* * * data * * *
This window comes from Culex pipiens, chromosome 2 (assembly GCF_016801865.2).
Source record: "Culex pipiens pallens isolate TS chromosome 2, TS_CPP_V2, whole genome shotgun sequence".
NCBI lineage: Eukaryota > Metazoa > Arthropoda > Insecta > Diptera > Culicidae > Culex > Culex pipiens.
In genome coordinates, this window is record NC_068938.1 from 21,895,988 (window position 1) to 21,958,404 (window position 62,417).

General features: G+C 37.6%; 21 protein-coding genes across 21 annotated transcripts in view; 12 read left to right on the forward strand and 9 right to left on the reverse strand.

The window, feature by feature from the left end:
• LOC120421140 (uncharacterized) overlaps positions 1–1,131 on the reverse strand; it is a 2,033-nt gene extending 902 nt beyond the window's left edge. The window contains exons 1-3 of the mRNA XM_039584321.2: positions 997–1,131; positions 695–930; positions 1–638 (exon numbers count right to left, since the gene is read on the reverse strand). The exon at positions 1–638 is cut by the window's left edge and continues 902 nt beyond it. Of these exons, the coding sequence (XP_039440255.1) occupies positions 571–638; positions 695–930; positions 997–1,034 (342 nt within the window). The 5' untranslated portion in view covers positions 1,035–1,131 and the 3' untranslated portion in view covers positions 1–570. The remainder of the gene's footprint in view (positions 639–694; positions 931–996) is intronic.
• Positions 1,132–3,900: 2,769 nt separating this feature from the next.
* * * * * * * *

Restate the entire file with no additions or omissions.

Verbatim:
This window comes from Culex pipiens, chromosome 2 (assembly GCF_016801865.2).
Source record: "Culex pipiens pallens isolate TS chromosome 2, TS_CPP_V2, whole genome shotgun sequence".
NCBI lineage: Eukaryota > Metazoa > Arthropoda > Insecta > Diptera > Culicidae > Culex > Culex pipiens.
In genome coordinates, this window is record NC_068938.1 from 21,895,988 (window position 1) to 21,958,404 (window position 62,417).

General features: G+C 37.6%; 21 protein-coding genes across 21 annotated transcripts in view; 12 read left to right on the forward strand and 9 right to left on the reverse strand.

The window, feature by feature from the left end:
• LOC120421140 (uncharacterized) overlaps positions 1–1,131 on the reverse strand; it is a 2,033-nt gene extending 902 nt beyond the window's left edge. The window contains exons 1-3 of the mRNA XM_039584321.2: positions 997–1,131; positions 695–930; positions 1–638 (exon numbers count right to left, since the gene is read on the reverse strand). The exon at positions 1–638 is cut by the window's left edge and continues 902 nt beyond it. Of these exons, the coding sequence (XP_039440255.1) occupies positions 571–638; positions 695–930; positions 997–1,034 (342 nt within the window). The 5' untranslated portion in view covers positions 1,035–1,131 and the 3' untranslated portion in view covers positions 1–570. The remainder of the gene's footprint in view (positions 639–694; positions 931–996) is intronic.
• Positions 1,132–3,900: 2,769 nt separating this feature from the next.